Nurse call systems are nearly ubiquitous across healthcare systems, and for good reason—they alert clinical staff to important needs like water, bathroom and pain management. As technology has introduced smartphones into the clinician’s toolkit, health systems have increasingly moved away from a call bell system for nurse call, instead opting for a program or tool that sends nurse call alerts directly to the appropriate nurse.
This type of integration is something we see frequently on the Technical Solutions Team at Mobile Heartbeat. Our job is to collaborate with the customer to build strong, reliable integrations to enable true interoperability between our clinical communication and collaboration (CC&C) platform and the rest of the organization’s technical ecosystem.
Consequently, we have launched hundreds of nurse call integrations at hundreds of different facilities. This blog will shed some light on how the process works and what you should expect from your CC&C vendor when collaborating on a nurse call system integration.
How Does the Integration Work?
In order to provide a reliable and consistent experience that is flexible enough for every facility’s needs, our platform supports nurse call systems based on Session Initiation Protocol (SIP) as well as on Wireless Communication Transfer Protocol (WCTP). Out of all the APIs in our CURE Connect™ API Program, Inbound Alerting (WCTP) is the most popular. It provides a high degree of flexibility that allows for integration with any number of other organizational tools, without sacrificing quality standards.
The differences between these two protocols are largely in how the alert is received. SIP-based nurse call routes a voice call, which allows a direct line of voice communication between the patient and the nurse. This is different from WCTP, which is a mature, well-established protocol that was designed to support paging alerts.
What’s also notable about our approach to nurse call integration is that we actually set up more than one integration pathway. The primary integration is for basic nurse call functionality like alerting. The secondary functionality is staff assignment information.
Because many hospitals manage staff assignment through their nurse call system, we are able to route that data to our platform, providing additional context beyond traditional nurse call alerts. This data populates our real-time Dynamic Care Team™ functionality so that clinicians are always able to reach the correct care team member.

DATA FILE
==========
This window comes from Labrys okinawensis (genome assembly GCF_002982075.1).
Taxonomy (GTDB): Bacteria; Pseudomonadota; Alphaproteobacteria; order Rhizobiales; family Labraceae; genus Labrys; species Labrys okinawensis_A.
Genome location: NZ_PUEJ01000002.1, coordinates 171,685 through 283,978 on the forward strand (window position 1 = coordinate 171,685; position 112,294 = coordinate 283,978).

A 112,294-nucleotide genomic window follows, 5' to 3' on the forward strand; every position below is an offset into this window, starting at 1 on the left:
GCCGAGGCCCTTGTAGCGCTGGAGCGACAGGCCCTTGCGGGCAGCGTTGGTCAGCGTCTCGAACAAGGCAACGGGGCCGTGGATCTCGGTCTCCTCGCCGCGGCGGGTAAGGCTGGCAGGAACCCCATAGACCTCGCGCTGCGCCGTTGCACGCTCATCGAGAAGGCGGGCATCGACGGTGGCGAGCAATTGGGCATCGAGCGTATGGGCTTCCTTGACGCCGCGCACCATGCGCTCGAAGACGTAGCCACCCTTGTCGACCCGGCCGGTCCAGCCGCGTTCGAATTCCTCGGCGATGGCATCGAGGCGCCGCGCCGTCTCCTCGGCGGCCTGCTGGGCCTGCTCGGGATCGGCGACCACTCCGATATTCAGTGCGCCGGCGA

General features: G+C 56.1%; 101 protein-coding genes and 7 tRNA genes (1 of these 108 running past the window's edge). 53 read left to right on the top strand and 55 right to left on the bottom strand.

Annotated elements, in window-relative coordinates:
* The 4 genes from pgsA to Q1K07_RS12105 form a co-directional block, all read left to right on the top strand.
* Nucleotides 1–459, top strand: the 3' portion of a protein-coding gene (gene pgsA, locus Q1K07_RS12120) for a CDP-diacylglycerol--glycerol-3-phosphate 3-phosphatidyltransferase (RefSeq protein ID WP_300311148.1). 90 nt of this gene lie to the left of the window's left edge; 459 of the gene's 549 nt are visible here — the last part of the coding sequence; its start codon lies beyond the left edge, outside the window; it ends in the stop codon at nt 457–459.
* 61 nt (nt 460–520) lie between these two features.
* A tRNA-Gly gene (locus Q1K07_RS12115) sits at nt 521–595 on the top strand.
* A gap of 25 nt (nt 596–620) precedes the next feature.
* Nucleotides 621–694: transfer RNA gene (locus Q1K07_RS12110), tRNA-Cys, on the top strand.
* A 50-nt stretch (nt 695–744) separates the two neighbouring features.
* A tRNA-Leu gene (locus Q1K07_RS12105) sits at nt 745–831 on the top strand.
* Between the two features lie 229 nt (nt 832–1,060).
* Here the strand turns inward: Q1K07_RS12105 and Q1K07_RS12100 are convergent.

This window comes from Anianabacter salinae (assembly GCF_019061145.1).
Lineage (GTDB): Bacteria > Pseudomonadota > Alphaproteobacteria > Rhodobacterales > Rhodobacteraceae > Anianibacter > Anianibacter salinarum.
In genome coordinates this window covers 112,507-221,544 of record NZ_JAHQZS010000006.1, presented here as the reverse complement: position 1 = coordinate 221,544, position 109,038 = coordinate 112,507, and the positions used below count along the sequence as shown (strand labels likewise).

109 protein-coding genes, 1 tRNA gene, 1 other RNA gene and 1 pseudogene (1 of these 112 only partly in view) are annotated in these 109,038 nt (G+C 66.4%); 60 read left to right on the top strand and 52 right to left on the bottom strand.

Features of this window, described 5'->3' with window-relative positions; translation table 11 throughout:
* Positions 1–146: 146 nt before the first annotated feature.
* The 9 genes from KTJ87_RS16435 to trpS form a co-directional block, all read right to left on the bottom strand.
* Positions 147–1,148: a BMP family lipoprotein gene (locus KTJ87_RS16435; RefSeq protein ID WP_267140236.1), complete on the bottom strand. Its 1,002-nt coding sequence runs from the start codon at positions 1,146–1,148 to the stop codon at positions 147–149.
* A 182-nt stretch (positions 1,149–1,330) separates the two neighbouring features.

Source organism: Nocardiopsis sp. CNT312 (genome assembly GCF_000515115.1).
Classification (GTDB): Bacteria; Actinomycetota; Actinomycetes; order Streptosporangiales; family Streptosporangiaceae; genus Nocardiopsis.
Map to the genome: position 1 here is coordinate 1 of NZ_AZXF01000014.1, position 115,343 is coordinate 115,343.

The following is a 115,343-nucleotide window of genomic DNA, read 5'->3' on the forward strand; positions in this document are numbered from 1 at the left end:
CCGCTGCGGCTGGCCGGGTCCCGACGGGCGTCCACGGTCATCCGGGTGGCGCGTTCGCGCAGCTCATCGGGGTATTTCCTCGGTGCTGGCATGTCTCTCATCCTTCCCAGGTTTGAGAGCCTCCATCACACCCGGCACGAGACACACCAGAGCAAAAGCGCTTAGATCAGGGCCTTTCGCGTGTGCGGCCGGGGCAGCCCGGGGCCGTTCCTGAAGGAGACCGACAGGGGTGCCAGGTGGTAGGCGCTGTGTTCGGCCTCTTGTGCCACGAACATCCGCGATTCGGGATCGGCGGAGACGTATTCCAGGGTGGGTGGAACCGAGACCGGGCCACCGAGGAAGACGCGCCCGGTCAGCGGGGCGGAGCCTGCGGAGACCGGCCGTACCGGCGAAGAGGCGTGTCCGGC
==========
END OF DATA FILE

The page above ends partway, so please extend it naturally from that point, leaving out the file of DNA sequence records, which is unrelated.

To set up these integrations, we typically collaborate with the organization’s technology team. Once we have the necessary information about the facility’s infrastructure, including server IP addresses and port numbers, we can begin actually building the integration for them.
Types of Nurse Call Alerts
Patients may use nurse call systems for any number of reasons: Maybe they’re thirsty or uncomfortable, or they’re too weak to get up and use the facilities by themselves. Perhaps they are a fall risk.
My colleagues at Mobile Heartbeat wondered if there was a way to help clinicians distinguish between alerts more quickly. Now, the Technical Solutions Team is able to configure custom alert sounds. By differentiating between alerts this way, clinicians should be able to more easily mobilize in case of a sentinel event, or immediately tell whether an alert is urgent or not.
Reporting on Nurse Call Communications
The final piece of integrating a nurse call system with CC&C is making sure your organization is able to view alert and call logs, as well as any other alerting data, to gather insights about employee technology usage, staff response times, patient engagement and more.
Before a customer’s nurse call integration is launched, the Technical Solutions Team at Mobile Heartbeat helps configure these reports in the admin dashboard, so that they are easily accessible as soon as the application is live.
Once all of this has been configured, the integration is ready for use. But beyond successful go-lives and technology launches, deploying the platform is never the last step for the Technical Solutions Team. We will continue to support your organization by evaluating your ecosystem, identifying any hardware or software that needs updating, and rolling out patches and updates as needed.
The best part of being a Solutions Engineer is that every integration is a unique puzzle that needs to be handled with precision and expertise. Integrating nurse call is no different. We are fortunate at Mobile Heartbeat to have the team and tools in place to guarantee success every time.